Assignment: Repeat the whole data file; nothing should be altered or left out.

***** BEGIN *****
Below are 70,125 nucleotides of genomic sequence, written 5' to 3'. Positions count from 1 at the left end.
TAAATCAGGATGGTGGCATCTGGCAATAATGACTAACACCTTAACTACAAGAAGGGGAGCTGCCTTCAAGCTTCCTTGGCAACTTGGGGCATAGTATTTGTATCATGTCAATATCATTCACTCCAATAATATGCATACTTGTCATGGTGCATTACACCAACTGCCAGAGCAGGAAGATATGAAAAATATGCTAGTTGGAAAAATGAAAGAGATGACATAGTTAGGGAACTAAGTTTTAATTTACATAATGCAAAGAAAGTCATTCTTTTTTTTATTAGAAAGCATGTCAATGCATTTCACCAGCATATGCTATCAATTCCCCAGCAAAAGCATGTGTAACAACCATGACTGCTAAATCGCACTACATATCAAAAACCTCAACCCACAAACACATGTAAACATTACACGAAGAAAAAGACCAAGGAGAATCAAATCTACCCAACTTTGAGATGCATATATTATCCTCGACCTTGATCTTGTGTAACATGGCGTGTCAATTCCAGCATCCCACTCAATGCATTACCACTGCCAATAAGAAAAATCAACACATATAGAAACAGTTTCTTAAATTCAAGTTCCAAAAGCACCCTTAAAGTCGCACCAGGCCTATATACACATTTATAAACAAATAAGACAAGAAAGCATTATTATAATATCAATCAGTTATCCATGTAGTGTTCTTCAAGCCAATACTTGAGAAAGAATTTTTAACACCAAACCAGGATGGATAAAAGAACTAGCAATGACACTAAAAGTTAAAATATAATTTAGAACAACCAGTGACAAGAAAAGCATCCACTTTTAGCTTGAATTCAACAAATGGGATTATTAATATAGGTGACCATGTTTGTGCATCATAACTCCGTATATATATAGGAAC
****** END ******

Below are 70,125 nucleotides of genomic sequence, written 5' to 3'. Positions count from 1 at the left end.
TAAATCAGGATGGTGGCATCTGGCAATAATGACTAACACCTTAACTACAAGAAGGGGAGCTGCCTTCAAGCTTCCTTGGCAACTTGGGGCATAGTATTTGTATCATGTCAATATCATTCACTCCAATAATATGCATACTTGTCATGGTGCATTACACCAACTGCCAGAGCAGGAAGATATGAAAAATATGCTAGTTGGAAAAATGAAAGAGATGACATAGTTAGGGAACTAAGTTTTAATTTACATAATGCAAAGAAAGTCATTCTTTTTTTTATTAGAAAGCATGTCAATGCATTTCACCAGCATATGCTATCAATTCCCCAGCAAAAGCATGTGTAACAACCATGACTGCTAAATCGCACTACATATCAAAAACCTCAACCCACAAACACATGTAAACATTACACGAAGAAAAAGACCAAGGAGAATCAAATCTACCCAACTTTGAGATGCATATATTATCCTCGACCTTGATCTTGTGTAACATGGCGTGTCAATTCCAGCATCCCACTCAATGCATTACCACTGCCAATAAGAAAAATCAACACATATAGAAACAGTTTCTTAAATTCAAGTTCCAAAAGCACCCTTAAAGTCGCACCAGGCCTATATACACATTTATAAACAAATAAGACAAGAAAGCATTATTATAATATCAATCAGTTATCCATGTAGTGTTCTTCAAGCCAATACTTGAGAAAGAATTTTTAACACCAAACCAGGATGGATAAAAGAACTAGCAATGACACTAAAAGTTAAAATATAATTTAGAACAACCAGTGACAAGAAAAGCATCCACTTTTAGCTTGAATTCAACAAATGGGATTATTAATATAGGTGACCATGTTTGTGCATCATAACTCCGTATATATATAGGAAC